Other than the classic by Beric in Muscle and Nerve, we have not seen any article address muscle pain specifically in CP. There is an IASP review by McHenry which speculates that the sensory arm of the gamma motor system (muscle spindle) may be involved. Dr. McHenry himself, considering certain research on the muscle spindle casting possible doubt on its participation in CP, has theorized concerning other mechanisms, and has written alternative viewpoints here to counterpoint his own prior proposals for an explanation. However, the literature is ignoring muscle pain more than it ever has.
Whatever the mechanism, MANY more CP patients have muscle pain than one would gather from the literature. Judging from the surveys which are part of the Wall/McHenry database, sixty percent of CP subjects have significant muscle pain. The “MS Hug” (seen in perhaps 40% of MS patients), a feeling of tightening around the chest wall, is actually one of the very earliest signs of MS, and is itself a type of central pain. There is a very high incidence of muscle pain in CP but almost nothing in the literature about this.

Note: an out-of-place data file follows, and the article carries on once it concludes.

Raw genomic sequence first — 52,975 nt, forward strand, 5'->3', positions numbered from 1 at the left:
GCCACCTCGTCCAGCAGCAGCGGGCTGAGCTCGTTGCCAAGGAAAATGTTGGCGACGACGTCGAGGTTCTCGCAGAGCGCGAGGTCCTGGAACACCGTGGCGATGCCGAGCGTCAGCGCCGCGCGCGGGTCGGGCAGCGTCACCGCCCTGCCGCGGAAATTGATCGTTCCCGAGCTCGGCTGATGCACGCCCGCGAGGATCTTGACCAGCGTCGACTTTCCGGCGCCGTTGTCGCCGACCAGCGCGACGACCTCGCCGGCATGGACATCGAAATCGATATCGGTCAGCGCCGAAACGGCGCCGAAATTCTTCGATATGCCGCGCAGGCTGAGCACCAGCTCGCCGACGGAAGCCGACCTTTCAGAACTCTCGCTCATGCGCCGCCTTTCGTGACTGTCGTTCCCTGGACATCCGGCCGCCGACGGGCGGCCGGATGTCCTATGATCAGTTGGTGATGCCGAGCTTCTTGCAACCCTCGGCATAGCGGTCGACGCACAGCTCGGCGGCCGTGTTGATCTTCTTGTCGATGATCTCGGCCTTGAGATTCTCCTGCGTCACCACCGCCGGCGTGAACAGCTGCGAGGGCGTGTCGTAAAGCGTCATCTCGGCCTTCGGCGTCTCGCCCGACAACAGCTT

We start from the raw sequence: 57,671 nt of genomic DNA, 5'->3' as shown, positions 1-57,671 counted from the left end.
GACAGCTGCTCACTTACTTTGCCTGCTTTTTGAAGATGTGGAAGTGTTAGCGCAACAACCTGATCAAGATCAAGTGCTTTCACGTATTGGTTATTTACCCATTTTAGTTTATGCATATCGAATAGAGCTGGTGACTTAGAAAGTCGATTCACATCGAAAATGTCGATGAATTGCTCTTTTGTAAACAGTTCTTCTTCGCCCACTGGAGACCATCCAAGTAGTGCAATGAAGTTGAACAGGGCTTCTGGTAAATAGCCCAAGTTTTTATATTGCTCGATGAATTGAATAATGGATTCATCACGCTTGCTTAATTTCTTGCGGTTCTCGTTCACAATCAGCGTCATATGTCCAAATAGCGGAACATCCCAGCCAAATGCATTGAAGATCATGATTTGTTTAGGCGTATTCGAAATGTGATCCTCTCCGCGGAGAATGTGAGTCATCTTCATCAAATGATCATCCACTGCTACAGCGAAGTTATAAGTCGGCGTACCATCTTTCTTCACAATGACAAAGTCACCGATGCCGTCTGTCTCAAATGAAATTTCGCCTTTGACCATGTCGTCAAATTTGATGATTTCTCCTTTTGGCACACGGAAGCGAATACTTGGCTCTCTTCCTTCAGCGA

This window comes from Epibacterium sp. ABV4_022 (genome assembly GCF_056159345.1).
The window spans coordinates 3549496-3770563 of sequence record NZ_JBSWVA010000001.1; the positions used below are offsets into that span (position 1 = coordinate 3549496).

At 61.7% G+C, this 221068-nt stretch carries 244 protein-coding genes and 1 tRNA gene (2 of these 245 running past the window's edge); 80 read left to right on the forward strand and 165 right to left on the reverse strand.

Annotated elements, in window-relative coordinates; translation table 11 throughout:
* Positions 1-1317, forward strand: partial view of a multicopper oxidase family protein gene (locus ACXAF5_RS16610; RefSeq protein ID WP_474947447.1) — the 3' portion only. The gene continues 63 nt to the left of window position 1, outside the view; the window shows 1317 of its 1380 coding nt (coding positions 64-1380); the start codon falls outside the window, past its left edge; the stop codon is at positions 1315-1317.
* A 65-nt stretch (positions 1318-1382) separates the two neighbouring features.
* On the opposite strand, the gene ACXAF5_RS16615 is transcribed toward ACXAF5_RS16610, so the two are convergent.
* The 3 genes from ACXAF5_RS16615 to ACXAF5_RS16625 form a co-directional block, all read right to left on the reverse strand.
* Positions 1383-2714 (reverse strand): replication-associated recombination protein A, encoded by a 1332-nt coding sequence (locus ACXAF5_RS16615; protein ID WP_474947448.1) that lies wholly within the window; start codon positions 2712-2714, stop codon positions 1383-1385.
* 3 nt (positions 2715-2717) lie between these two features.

We are glad to see Taira promote what in his experience has been beneficial. We cannot help wondering, however, if he himself knows that he is treating a SLICE of the central pains. Rational therapy would include a good history from ALL central pain patients, with questioning about muscle pains. These patients could then be selected for, and baclofen considered.
It is very hard to take at face value a study showing baclofen plays a role in central pain, when there is insufficient evidence that clinical history was a guiding feature. Perhaps baclofen was one hundred percent effective in those with muscle pain and zero percent effective in those who did not have it.